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Wednesday, 10 September 2008

A fine pair of Spanish siblings



We always look forward to our next batch of samples popping onto the door matt and our most recent acquisitions come in the shape of a pair of young Spanish twins.
Bruichladdich's recent form has seen them impress us with the splendidly drinkable 'Peat' expression, which typified the level of whisky making Jim McEwan and his passionate team have attained. The next releases date from casks filled in 1998, which was a tricky time for the distillery- the only period any spirit was produced between 1995 and 2001, by which time the current owners had taken over and planned a course to become one of the most well respected and revered independently owned distilleries in Scotland.

These 2 releases are from very different types of sherry cask; The dark and richly flavoured Oloroso which is considered much sweeter and robust than its lighter and dryer sibling, Manzanilla, which shares many characteristics of a fine chamomile tea.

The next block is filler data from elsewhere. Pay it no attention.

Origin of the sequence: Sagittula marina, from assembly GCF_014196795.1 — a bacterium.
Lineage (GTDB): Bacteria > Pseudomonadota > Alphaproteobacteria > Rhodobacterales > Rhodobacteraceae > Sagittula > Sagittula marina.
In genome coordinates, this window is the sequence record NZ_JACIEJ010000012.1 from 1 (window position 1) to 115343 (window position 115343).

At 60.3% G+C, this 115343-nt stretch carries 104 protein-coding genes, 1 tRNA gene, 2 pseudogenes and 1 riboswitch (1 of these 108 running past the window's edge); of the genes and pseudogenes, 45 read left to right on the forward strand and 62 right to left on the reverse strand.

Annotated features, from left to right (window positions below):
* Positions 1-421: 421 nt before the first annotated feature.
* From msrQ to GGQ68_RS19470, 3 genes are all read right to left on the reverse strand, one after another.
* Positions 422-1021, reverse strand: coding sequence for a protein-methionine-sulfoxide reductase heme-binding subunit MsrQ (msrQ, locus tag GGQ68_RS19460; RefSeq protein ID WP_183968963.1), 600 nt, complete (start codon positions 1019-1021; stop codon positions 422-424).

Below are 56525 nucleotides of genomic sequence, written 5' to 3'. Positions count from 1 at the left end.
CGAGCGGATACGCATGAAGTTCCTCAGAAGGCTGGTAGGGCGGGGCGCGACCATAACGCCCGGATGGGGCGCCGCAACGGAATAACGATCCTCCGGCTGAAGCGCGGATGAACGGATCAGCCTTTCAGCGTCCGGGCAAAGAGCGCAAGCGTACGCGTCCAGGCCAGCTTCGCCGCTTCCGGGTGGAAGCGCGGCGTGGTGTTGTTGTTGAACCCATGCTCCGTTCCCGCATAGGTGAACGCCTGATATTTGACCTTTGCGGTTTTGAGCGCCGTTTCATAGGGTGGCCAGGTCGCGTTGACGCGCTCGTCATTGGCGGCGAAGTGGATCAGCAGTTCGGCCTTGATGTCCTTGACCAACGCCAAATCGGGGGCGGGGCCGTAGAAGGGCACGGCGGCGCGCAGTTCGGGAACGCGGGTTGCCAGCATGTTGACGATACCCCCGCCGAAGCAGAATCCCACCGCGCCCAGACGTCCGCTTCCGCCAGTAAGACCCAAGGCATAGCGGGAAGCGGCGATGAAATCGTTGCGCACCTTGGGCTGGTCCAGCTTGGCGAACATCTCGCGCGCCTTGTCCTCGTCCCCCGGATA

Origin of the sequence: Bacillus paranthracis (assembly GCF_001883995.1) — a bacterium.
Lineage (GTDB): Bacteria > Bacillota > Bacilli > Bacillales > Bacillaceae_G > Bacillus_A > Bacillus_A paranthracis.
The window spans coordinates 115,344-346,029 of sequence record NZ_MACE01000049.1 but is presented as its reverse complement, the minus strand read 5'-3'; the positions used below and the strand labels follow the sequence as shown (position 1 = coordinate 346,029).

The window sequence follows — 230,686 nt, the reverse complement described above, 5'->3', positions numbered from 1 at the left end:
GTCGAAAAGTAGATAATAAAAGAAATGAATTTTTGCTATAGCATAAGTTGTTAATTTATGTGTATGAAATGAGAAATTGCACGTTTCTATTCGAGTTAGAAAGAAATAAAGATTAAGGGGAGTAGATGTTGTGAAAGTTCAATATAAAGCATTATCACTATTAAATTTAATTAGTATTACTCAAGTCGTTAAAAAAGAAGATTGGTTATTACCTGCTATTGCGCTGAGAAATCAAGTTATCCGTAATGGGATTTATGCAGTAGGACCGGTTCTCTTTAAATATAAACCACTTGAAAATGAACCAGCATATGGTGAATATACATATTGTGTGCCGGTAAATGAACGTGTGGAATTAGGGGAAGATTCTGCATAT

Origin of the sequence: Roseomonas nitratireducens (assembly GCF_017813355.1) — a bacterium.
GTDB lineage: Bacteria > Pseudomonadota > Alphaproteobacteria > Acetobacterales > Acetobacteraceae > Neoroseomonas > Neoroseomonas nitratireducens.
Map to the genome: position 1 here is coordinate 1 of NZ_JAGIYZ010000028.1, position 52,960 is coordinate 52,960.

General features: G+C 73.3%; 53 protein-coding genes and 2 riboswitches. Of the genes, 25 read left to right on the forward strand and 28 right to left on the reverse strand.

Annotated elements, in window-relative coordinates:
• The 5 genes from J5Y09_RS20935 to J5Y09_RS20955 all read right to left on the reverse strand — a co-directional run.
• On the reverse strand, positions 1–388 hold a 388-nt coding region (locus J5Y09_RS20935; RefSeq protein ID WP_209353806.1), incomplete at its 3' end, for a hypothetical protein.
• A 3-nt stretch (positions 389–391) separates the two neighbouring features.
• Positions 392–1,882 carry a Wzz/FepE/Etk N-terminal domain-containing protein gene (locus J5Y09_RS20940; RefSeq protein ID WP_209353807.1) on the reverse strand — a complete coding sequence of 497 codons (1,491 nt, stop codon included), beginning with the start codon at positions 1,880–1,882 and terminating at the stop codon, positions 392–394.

Both bottlings are identical, but as history has taught us with twins- what is apparently the same on the outside can turn out radically different on the inside...let's get acquainted, shall we...

Bruichladdich 1998- 10 year old - sherry cask (Oloroso) - ncf - 46% - 70cl - 6000 bottles only

Nose: Slightly floral, with sherbet lemon, dry white wine and a damp mustiness, with an almost burnt sugar/buttery note too. Also hints of white pepper and parmesan shavings. Quite closed but gentle, not as heavily sherried as expected.

Palate: Very dry, more wine and then the Oloroso comes through, hints of mollases, then green herbs (parsley) and grapefruit.

Finish: Long and drying with hints of spent matches, tea and menthol.

Overall: Not as full on and sherried as expected but a refreshing and delicate dram.

Bruichladdich 1998 - 10 year old - sherry cask (Manzanilla) - ncf - 46% - 70cl - 6000 bottles only

Nose: Noticeable hints of spent matches and- dare I say it... sulphur. It has a slightly yeasty note, then more mustiness and an interesting pine freshness if you dig deep enough.

Palate: Surprisingly, much sweeter than the Oloroso version, but there's a lot of rubberiness and a slight hint of leather and tobacco on the death.

Finish: Not a particularly lengthy one, with hints of something floral then a tiny amount of smoke (maybe Lapsang Suchong?)

Overall: A little disappointing when placed against other sherried whiskies of this age.

The Oloroso comes out as a clear winner here and would certainly be a strong consideration in the sub- £40 market for a decent sherry expression.